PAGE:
Posts Tagged ‘facebook’

Blog Law Blog Has Never Cooperated with NSA’s Special Source Operations

Thursday, June 6th, 2013


Well, it’s been a busy day for cybernews.

The Washington Post has broken a huge story that the U.S. government, specifically the NSA and the FBI, are accessing e-mails, photos, videos, and other personal data via its “Special Source Operations” – NSA talk for buddy-bud tech companies. The cooperators in this outed “PRISM” program are, according to the Post story, “nine leading U.S. Internet companies”: Microsoft, Yahoo, Google, Facebook, PalTalk, AOL, Skype, YouTube, and Apple.

(Hey, good for AOL getting lumped into the category of “leading U.S. Internet companies.” No doubt they were super-psyched to see that.)

Well, for my part, I can state unequivocally that Blog Law Blog has never cooperated with the NSA or FBI in sharing any data. (But I do use Google Analytics, as do bazillions of others – so be warned.)

In the same news cycle comes the revelation that Chinese government hacking into private American computer systems is far wider and deeper than previously known. They even hacked the 2008 Obama and McCain presidential campaigns.

Unfortunately, I can make no guarantees that Blog Law Blog has not been hacked by the Chinese government. The only real protection I have against being hacked by China is staying below their radar. Which I’m guessing I probably have. (Although I’ve certainly discussed how China is a leading jailer of bloggers, among other things.)

Hey, by the way, did you notice who is missing from that Special Source Operations list? Yup, no Twitter. Good for Twitter. They’ve certainly shown their user-privacy backbone before. And no Amazon or eBay either.

U.S. v. Michael Upholds Indictment for Facebook Threat to Police

Wednesday, October 17th, 2012

Venkat Balasubramani at Technology & Marketing Law Blog has a good analysis of U.S. v. Michael, (S.D. Ind., Oct. 9, 2012), a case which rejected a Facebooker’s attempt to dismiss an indictment for threatening posts directed at the DEA. (That’s “Drug Enforcement Agency” for our overseas readers). Read Balasubramani’s post for background. Here I want to add my opinion.

I agree with Balasubramani that there has been “a disturbing number of cases that involve criminal liability for these types of statements posted online.”

But I’m less troubled by the indictment in this particular case.

Here’s what Michael posted to Facebook, broken down:

These guys will get whats coming to them … My master assures me that the DEA will be exterminated and humiliated before the end is over …

No true threat there. It sounds like Michael is “threatening” the DEA with the a return of Christ. That’s not a real threat, and it should be protected speech. Next:

WE R COMING FOR YOUR PIG ASS. The only thing the DEA knows how to do is lie and deceive … Its time we answered there crimes with bloodshed and torture.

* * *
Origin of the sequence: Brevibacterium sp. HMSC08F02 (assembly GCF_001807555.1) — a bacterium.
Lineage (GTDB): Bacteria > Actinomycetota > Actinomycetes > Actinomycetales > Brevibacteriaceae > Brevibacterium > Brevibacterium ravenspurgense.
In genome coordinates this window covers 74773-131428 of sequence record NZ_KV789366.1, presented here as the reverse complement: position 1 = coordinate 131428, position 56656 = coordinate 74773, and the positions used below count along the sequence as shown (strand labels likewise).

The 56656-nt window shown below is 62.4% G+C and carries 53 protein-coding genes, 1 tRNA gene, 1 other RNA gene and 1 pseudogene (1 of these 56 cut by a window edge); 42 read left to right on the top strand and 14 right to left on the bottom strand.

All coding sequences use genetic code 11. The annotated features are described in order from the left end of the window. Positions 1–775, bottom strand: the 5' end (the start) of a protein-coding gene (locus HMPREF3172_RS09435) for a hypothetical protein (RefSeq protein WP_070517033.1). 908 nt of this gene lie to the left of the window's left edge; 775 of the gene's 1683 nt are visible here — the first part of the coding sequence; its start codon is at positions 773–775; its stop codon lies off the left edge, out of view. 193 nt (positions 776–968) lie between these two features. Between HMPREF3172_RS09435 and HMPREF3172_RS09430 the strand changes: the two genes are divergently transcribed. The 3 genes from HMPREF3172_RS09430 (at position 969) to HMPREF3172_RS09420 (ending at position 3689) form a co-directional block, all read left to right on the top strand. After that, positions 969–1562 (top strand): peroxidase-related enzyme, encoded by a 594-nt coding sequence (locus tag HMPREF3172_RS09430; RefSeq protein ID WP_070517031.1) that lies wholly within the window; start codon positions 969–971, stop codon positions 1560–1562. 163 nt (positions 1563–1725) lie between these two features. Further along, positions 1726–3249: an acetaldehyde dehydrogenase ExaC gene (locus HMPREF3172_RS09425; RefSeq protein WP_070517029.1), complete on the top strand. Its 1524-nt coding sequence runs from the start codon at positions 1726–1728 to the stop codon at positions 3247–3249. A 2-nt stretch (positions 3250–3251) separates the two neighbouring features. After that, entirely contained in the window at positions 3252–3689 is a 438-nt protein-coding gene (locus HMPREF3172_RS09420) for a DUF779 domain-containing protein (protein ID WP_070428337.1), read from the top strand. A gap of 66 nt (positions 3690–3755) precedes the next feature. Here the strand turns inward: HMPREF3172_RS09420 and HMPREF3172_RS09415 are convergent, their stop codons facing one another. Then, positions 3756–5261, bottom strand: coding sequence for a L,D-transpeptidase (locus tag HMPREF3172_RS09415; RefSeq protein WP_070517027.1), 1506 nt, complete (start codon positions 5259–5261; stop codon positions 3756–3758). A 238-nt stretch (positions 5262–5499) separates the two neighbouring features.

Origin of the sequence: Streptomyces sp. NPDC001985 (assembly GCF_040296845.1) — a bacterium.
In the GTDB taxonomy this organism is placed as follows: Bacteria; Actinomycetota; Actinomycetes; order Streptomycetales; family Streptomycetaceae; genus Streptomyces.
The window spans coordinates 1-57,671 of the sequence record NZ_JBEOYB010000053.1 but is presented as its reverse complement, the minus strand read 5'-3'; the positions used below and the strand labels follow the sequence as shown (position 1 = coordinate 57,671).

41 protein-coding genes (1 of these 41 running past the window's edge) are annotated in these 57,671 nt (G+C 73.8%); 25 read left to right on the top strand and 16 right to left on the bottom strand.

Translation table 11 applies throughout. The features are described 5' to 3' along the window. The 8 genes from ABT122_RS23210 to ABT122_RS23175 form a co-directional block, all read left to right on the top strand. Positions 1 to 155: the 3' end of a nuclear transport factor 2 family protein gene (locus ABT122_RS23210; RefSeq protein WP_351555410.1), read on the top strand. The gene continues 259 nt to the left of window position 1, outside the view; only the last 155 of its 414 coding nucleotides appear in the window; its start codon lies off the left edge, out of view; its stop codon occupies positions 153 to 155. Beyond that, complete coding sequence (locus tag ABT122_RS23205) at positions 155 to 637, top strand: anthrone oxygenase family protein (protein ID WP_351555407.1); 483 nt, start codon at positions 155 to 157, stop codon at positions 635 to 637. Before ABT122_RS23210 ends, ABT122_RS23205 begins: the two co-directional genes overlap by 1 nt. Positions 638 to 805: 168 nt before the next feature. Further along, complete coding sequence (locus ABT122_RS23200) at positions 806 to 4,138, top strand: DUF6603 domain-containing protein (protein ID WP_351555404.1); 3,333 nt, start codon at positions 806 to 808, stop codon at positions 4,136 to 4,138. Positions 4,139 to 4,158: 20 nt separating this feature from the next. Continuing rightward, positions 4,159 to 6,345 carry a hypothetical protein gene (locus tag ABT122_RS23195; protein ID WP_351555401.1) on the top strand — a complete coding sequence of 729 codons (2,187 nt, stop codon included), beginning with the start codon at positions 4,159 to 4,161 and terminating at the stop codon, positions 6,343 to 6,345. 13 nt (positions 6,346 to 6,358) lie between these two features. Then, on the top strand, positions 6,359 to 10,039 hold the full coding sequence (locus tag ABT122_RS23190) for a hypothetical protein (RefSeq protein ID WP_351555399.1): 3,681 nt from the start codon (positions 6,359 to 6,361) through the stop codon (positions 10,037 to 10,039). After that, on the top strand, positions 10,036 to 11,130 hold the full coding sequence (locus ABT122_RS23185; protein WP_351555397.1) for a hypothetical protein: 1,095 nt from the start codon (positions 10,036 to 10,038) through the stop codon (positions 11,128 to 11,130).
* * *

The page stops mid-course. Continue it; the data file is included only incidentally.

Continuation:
We are getting closer to a true threat here. But nonetheless, I think that this is sufficiently general that it should be protected speech. For most crazy anti-law-enforcement speech, including the above statements, I think the correct response – and the one the law ought to sanction – is to get a warrant and monitor the person. But then there’s this:

I’ll kill whoever I deem to be in the way of harmony to the human reace … Policeman all deserve to be tortured to death and videos made n sent to their families … BE WARNED IF U PULL LE OVER!! IM LIKE JASON VOORHEES WITH A BLOODLUST FOR PIG BLOOD.

This is where I think we have something that the government ought to be able to prosecute. Michael has indicated a desire to kill a law enforcement officer at a traffic stop. That is something that could happen instantly, without further warning. And while the feds might be monitoring Michael and thus would not be caught flatfooted, a local police officer might not be. Using threat laws prophylactically to take a person off the street under such circumstances seems to me a reasonable means to avoid a tragedy. Moreover, the speech value of this particular language is low.

Threats directed at the government ought to be accorded more tolerance than threats directed at a private person. For a private person, the threat itself can constitute a significant psychological harm. When it comes to threatening speech directed at the government, I am more comfortable if threat laws are used in a preventative capacity.

Admittedly, threat laws are not closely calibrated to a preventative role. Once the threat is dissipated, the conviction will remain. Threat laws punish speech. And that being the case, I continue to find them concerning. But their application in this circumstance, at least, seems appropriate to me.

By the way, I had to look up Jason Voorhees. He’s the hockey-mask wearing Jason from the Friday the 13th movies. I guess I’m out of it – at least when it comes to 1980s-spawned horror franchises – but I, personally, was thrown off by the use of his last name.

Facebook Posts Get Former Marine Held for Month in Psych Ward

Thursday, August 23rd, 2012

A former Marine, Brandon Raub, was recently detained because of posts made on his Facebook account referencing a coming “civil war,” saying he was “done waiting,” and quoting a rap lyric, “Sharpen up my axe, I’m here to sever heads.”

Raub was taken into custody in this week in Virginia after being questioned by FBI and Secret Service agents. The latest is that after a hearing, Raub had been ordered held for an additional 30 days in a psychiatric ward.

For background, you can read the news story on HuffPo and find the essential facts and Mike Masnick’s commentary on TechDirt.

I actually have some experience with the legal procedures involved in detaining persons for psychiatric reasons. One summer in law school, I had a short externship with the Mental Hygiene Legal Service in the basement of the Manhattan Psychiatric Center on Wards Island in New York. (And let me say that it was an incredible experience, and I found that the attorneys down there providing legal services to patients were some of the quickest, smartest, and most impressive attorneys I have every worked with.)

So let me offer something from a mental-health-law perspective.